Skip to content. | Skip to navigation

Studying law

studying law booksNitish Upadhyaya is in his first year of a law degree at Cambridge University. He took part in The Social Mobility Foundation’s internship programmes during his A-levels. Read on to find out about his experiences and to get some tips on your university interview.

How did you organise your internships?

Well, students at my school were given the opportunity to apply for placements through a charity called the Social Mobility Foundation. We had various meetings with the foundation and were given advice on drafting CVs, and doing interviews. It was like applying for a job, which was also part of the experience.

Can you describe your experiences at the two placements?

I did two internships before university. One with a solicitors’ firm called Morgan Lewis for two weeks, and the other one was a week at a barristers’ chambers.

At Morgan Lewis I got to work on a case involving a high street bank. It was really exciting. The first few days I was learning the ropes and sitting in on various meetings. After that they trusted me enough to run off to the court, make a few enquires, and file papers that needed to be in court. I even started to draft a report on one of the people in the trial.

I was lucky to get a second internship because someone dropped out at the last minute. Working at a barristers’ chambers was a very different experience from the city law firm. I spent most of my time with one barrister. He would get a call saying he would be representing someone the next day, and we’d be running off trying to make sure we knew what the case was about. I discovered that barristers are ordinary people, which was really important.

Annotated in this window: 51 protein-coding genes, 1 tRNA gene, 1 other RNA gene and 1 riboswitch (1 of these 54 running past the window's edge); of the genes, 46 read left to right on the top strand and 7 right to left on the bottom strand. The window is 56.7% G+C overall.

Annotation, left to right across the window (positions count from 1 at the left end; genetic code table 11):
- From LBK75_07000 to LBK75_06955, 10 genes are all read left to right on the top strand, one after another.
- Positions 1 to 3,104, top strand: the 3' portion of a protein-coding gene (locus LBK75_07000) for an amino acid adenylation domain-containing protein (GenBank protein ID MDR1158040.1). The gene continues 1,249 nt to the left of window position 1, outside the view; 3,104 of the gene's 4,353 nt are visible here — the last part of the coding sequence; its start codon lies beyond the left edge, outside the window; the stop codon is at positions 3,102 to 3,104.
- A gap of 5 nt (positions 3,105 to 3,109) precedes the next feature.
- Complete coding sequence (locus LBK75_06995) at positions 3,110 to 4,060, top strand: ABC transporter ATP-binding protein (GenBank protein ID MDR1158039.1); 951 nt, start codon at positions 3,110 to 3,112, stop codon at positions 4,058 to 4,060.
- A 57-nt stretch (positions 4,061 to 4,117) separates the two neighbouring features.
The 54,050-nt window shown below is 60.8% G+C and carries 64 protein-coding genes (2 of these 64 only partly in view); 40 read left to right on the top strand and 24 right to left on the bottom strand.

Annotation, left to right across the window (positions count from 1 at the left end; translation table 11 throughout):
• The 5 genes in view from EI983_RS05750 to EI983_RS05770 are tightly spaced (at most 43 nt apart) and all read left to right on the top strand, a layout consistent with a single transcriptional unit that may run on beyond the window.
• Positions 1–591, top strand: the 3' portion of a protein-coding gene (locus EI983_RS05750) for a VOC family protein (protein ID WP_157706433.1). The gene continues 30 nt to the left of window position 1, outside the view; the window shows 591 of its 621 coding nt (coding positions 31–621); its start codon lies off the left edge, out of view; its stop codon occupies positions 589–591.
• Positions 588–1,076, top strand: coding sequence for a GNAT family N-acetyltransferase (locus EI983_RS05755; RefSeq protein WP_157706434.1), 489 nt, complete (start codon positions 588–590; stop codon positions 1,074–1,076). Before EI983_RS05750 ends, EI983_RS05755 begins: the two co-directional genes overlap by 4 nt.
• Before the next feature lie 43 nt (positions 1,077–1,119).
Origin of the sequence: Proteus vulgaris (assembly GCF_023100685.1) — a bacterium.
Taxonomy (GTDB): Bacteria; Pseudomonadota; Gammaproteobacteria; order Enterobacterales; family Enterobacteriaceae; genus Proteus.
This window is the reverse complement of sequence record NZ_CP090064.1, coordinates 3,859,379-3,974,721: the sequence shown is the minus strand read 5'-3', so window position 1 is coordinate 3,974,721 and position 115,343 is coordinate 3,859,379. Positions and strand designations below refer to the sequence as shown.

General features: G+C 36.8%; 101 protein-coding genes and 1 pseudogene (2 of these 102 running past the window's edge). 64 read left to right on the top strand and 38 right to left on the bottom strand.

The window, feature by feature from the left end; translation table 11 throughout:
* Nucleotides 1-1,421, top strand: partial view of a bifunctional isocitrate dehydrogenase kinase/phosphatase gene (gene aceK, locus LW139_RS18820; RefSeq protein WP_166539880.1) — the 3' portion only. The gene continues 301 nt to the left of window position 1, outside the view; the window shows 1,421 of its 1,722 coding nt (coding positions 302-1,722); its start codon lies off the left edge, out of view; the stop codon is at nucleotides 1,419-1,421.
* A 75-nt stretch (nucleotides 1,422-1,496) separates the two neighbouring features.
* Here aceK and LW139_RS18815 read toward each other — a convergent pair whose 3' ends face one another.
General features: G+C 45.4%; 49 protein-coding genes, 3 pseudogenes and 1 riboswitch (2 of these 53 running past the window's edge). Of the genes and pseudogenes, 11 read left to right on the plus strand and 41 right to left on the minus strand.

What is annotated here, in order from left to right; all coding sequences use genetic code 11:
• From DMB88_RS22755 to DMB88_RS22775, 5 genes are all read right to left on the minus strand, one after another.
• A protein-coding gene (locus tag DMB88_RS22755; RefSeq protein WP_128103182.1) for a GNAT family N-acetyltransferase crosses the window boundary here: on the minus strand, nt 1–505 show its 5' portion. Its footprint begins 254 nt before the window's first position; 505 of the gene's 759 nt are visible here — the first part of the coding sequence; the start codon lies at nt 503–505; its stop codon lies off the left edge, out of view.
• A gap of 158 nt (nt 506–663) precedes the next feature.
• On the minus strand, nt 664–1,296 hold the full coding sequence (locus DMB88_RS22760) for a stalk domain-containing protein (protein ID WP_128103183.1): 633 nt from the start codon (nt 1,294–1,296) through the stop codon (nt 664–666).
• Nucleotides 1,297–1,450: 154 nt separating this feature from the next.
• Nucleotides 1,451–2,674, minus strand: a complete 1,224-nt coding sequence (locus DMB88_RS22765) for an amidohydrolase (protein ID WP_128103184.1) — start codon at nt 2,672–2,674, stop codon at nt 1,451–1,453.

In what ways did you find your internships useful?

Law is glamorised on TV, and soon after starting my internships I realised that once you get down to the nitty gritty of it, there is a hell of a lot of work involved!

The internships were important, not just with making my mind up about whether I wanted to do law in the first place, but because they provided a unique selling point on my CV and UCAS form. They were also fantastic experiences to be able to talk about at my Cambridge interview. In fact, I spent most of my general interview talking about them.

Have you any advice to give someone filling out a UCAS form?

Yes. Get your applications done as soon as possible. You don’t want it hanging over your head, especially if you have January modules.

What was the National Admissions Test for Law (LNAT) like?

LNAT is all about critical and logical thinking. You get multiple-choice questions, which ask you to reason out what the logical decision is in a certain passage. The second part is an essay, in which you should demonstrate that you are able to argue your case effectively.

It’s important to practice early by buying a book or looking at the sample test papers on their website. The website is a really useful tool to familiarise yourself with the format before the exam.

Any tips for your university interview?

It is definitely a good idea to research current events, because law develops so much over the course of a week, and a major decision could change everything that has gone before it. I listened to the BBC’s Law in Action and read The Times law supplement. That sort of research is perfect for the interview because they want to see that you are up-to-date on current events, and also that you are interested in law, not just academically, but also in the way it operates in the real world.

Are you enjoying studying law?

Definitely. I love the logical reasoning aspect as well as the real life aspect. The first two or three weeks are a real shock to the system, because it’s a massive jump compared to A levels. The amount of reading you have at Cambridge is immense. Every week I read about 300 pages on law, plus ten cases. I love reading some of the cases. They are about every day people, so it is very interesting. Some of them are incredibly funny and some are really morbid!

Have you any advice for someone who is thinking of studying law?

You have to really have passion for the subject. Read a few books, and if you can get a few weeks of work experience, do it! It’s also good to get used to speaking under pressure. Do practice interviews at school, or get your mum and dad to give you tough questions that you have to think about.